What Has EGTRRA Wrought?
By Kenneth L. Baker
In 2001 Congress passed the Economic Growth and Tax Relief Reconciliation Act. It was touted as eliminating the Federal Estate Tax. At that time, the unified credit for gift and estate purposes was $1 million. In 2004, the unified credit increased to $1.5 million, then $2 million and then $3.5 million in 2009. This was also true of the Generation Skipping Tax a/k/a “GST.”
In 2010 under EGTRRA, there was to be no Federal Estate Tax. However, Congress created an indirect tax when the estate exceeded $1.3 million. Prior to 2010 when an individual died, the basis of their property for capital gains was increased to the value of the property as of the date of death. In 2010, the step up in basis was replaced with what is known as carry over basis. You now use the basis when the asset was purchased or date of death value, whichever is lower, to determine gain. As a result, capital gains tax is now due on the difference between the carry over basis and the sale price, which results in an indirect death tax on the difference. To protect smaller estates, the Executor is permitted to elect a step up in basis up to $1.3 million.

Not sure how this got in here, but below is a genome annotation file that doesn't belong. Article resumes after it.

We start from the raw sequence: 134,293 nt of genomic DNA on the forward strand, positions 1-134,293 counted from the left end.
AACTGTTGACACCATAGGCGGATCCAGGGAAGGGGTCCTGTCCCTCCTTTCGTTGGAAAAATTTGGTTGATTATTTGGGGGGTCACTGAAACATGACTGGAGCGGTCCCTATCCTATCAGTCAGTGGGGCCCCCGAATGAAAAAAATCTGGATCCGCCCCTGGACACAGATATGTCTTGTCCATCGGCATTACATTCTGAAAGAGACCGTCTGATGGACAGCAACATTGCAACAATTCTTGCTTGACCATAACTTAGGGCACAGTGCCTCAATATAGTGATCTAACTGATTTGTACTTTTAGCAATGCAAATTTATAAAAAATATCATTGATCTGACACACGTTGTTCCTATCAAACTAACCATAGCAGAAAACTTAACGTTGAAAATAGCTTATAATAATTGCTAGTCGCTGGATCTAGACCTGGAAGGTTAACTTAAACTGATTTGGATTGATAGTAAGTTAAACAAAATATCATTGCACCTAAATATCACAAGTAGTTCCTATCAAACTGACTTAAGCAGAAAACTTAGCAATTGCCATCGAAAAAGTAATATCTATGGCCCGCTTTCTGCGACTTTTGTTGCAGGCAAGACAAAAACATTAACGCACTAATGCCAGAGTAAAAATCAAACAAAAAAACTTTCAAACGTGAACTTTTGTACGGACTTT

The bad news is that the Federal Estate Tax comes back with a vengeance in 2011 as to estates and gifts of 1 million dollars. A short summary of the differences are set forth below:
Most Estate Planners never anticipated that Congress would not act to change EGTRRA by 2011. The House of Representatives and the President support a credit of $3.5 million. The Senate has not acted. Estate Planners are struggling with how to advise clients. We at Peacock Keller are prepared to discuss the impact upon your estate plan. Stay tuned for updates.
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